Robots already have a bit of a physical edge, thanks to the fact that they’re not made of flesh and gooey stuff, but this tiny tech could give them another leg up in the eventual battle for mankind’s existence.
A team of engineers at Stanford University have managed to leverage techniques inspired by both geckos and inchworms to create tiny robots that can potentially pull objects 2,000 times their own weight. For perspective, as noted by an engineer working the project: That’s the equivalent of a human dragging a blue whale. Whoa.
So, how does it work? Basically by mimicking a gecko’s natural skills, as the team put tiny rubber spikes on the ‘bots' feet that will bend when pressure is applied (which increases the surface area). But the spikes straighten out when the foot is lifted, allowing the tiny, future killing machine to drag the weight forward.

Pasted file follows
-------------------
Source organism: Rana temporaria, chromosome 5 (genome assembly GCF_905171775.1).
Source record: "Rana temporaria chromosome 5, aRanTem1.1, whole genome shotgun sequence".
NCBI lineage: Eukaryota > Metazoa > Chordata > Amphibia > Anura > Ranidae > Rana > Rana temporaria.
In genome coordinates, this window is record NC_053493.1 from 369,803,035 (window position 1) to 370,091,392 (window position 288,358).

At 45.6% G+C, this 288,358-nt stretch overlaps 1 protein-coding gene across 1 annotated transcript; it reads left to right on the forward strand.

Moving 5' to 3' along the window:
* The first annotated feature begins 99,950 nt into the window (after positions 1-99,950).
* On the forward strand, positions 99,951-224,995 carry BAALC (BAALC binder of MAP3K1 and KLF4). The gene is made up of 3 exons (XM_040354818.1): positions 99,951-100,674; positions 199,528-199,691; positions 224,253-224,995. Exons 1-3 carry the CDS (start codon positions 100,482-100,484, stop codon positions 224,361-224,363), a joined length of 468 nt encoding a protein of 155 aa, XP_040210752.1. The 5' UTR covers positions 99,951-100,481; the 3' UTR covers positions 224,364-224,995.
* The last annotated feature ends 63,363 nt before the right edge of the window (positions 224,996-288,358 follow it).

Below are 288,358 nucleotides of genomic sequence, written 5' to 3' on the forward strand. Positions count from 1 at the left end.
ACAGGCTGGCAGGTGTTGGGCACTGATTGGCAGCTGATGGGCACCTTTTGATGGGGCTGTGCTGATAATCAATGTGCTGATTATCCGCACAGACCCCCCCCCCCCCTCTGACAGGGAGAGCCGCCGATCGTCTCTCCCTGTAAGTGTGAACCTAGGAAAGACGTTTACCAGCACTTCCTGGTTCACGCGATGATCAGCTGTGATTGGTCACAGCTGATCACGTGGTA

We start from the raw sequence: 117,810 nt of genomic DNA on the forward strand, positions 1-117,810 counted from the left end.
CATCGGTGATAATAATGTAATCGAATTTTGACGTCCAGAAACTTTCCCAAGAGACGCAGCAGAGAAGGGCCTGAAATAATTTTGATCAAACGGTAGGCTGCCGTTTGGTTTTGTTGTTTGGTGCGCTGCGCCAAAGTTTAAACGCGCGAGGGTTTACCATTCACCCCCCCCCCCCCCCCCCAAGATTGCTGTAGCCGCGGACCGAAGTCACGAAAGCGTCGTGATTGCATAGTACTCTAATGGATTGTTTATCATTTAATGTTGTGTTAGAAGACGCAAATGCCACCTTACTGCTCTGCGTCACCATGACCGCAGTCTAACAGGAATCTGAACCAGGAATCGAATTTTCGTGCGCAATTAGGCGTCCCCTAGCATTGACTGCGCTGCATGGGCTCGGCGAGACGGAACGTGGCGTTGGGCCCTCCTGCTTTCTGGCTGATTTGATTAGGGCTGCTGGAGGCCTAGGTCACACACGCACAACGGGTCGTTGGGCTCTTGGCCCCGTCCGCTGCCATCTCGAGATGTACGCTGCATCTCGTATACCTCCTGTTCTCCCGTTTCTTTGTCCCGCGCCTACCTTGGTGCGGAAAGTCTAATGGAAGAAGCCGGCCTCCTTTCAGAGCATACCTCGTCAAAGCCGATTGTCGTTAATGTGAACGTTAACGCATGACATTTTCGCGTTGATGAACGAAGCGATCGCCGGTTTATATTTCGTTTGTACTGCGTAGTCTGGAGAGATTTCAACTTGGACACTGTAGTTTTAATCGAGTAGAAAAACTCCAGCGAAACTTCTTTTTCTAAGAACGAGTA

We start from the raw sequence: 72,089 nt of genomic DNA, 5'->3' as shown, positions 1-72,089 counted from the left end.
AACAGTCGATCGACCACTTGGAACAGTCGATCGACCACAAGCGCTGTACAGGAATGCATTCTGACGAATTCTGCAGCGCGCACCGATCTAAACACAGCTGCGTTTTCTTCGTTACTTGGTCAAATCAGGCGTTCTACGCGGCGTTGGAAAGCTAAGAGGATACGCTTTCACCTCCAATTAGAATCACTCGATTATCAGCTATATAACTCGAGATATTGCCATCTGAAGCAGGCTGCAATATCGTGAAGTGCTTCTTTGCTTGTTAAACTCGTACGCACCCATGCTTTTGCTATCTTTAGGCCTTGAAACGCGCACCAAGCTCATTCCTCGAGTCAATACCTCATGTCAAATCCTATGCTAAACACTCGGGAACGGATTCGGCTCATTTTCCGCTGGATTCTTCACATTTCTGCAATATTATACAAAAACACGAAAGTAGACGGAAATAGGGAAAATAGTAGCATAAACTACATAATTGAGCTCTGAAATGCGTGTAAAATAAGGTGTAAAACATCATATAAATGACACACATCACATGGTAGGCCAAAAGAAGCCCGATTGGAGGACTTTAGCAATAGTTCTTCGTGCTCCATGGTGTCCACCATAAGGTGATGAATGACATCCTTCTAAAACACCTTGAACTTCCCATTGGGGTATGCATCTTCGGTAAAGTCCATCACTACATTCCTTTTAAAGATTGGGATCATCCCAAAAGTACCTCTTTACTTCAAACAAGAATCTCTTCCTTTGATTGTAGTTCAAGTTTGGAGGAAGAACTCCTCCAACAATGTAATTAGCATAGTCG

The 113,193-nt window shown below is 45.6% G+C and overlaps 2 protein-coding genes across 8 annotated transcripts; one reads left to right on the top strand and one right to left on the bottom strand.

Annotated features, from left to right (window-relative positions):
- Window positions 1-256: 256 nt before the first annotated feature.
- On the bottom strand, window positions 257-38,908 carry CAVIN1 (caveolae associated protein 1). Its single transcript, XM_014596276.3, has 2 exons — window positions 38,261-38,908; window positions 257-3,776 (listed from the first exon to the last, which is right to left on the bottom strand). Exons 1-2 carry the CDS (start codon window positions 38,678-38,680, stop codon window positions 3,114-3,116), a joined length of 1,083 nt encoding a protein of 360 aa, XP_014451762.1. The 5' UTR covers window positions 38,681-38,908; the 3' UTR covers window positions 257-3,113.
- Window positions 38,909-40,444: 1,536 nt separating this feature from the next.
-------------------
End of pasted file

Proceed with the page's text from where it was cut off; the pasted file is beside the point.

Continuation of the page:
There are a few varieties of the robots already, with the biggest model weighing in at just 12 grams and capable of pulling objects 2,000 heavier than itself. A tiny, 20-milligram model can carry 25 times its own weight. Plus, a special 9-gram design inspired by inchworms can pull up to one kilogram up a vertical surface. That basically equates to a human dragging an elephant straight up a building.
Check out the tiny robots in action below and let us know what you think:
The engineers behind the project believe the tech could have a wide range of usability (outside of Skynet’s plans for world domination). Potential applications include moving extremely large and heavy objects for construction, emergencies, etc.
(Via The Verge)